ir~k that was designed for th- petit- i pnma dorma ' .
r?urr ppri«on was mad*- of rnauv flowered j GIRLS WILL BE GIRLS.
ct^Tin over a rounds 1 of light green ■
w^St^wJS, ?^ona^ kWUrm " a
te"s by a shirred beading about four She— And just about as interesting.—
• --• vide, through which a pale rreer, i Boston Herald.
JVet&j of the MarKets
MEAT. , c«nts a bunch, mushrooms are 60 cents a
inife cenflttions ... Wa.<?h;r.?rtcn Market I pound, green dandelions are 10 cents a
«* gloomy and d-pre^sirur this wek. Mart j Q'jart, and new carrots are in cents for
* tte <J^«!ers avrr that a !J the talk «f i three bunrhe?. Asparagus is 70 c«nts a
wr^rtt i s r « t making th^ Bllghtest differ- 1 bunch, pndive Is 25 cents a pound, chive [a
B» tn -h'TTi but th- butchers enme out j 10 cent? a bunch, and okra is 20 cents a
5n the op*, and d^lare that th^r#> i? a j Omen. Celery is 20 cent?, and rhubarb
»a*«! ir. th^ir iin*» of business | l f> cents a bunch; Bermuda, potatoes and
Un*. even in th- fan«-y cut*, ha? com", J "^t potatoes are 15 cents a quart, and
Wfs "r.« «-t a pound, in seme cases mor, j Cuban ■*• onions are 20 cents ■ quart.
«* will Fhonlv m lower; pork, too, is dis- ! Eggplant is 20 cents apiece, and oyster
i*7<AS a downward tenttency. i plant Is 10 cents a bunch ' FrPnch rcen
1 peas an 50 cents a pound, wax beans ar»
FISH. j 20 rent? a quart, lima beans are 50 cents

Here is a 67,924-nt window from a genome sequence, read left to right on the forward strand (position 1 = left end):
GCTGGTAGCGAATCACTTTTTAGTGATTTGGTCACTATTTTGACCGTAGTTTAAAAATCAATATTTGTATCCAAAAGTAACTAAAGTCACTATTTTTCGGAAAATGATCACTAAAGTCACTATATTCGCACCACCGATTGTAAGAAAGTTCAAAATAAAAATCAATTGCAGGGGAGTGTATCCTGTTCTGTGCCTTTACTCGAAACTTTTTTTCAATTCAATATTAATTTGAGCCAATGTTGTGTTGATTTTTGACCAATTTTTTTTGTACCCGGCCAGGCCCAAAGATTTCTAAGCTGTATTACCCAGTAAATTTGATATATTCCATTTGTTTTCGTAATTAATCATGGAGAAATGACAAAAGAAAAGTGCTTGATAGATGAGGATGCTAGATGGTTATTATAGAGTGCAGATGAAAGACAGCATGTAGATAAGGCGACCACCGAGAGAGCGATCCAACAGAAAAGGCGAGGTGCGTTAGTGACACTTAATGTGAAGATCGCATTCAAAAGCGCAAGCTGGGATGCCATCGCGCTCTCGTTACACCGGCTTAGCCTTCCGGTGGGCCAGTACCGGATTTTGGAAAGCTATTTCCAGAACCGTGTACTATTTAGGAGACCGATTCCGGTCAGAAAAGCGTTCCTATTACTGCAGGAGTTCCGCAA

Tie r-onsumr'ti'm of Tr»»at has | a pound, and Brussels sprouts are 20 cents
*tt tna>J«- my more' trade for the fish deal- j a quart.
*^. exrpj-r t<s a limited extent -with the j FRUIT
•jfcWMt*. and the r ri<-es have not risen. ; j^£*£ grapes are |l a pmmA. ana-
OW»2 Th£ mild *«« bcr - in fart ' "° m " ; cats are $2 a pound, and Malagas are 25
--rft hare com* down a lin>. f=ea ha**, l a pound. Kum<lliats are 25 cents a
"jaaot ar-i caKlts are IS cents a pound; . hr , x Cnjuinas ar. from 30 to 50 cents a
Bagger ar# ir. cents: frosrftsh. ro*l. ; doz^ n> -ranges are from 40 cents to $1 a
«*34t» ud haddock »r- 10 cents: white- ; <iorer' and Brapefnrit are 10 and 20 cents
22» cw«; yellow pike and Spanifh each. Pnmesrsn&tts are %i a dozen, per
=t»*r«!, ;s cents, and yeHow perch 1- | pinin . |On .. are $! M a dozen, mangoes are
■Wtapenn,! ar" ajra in 3«> cents & dozen alligator pears are 50 c«>nts
•TWA: scallop, are high. "' cents ■ €ach< and sucar pine* are 35 to 75 cf nts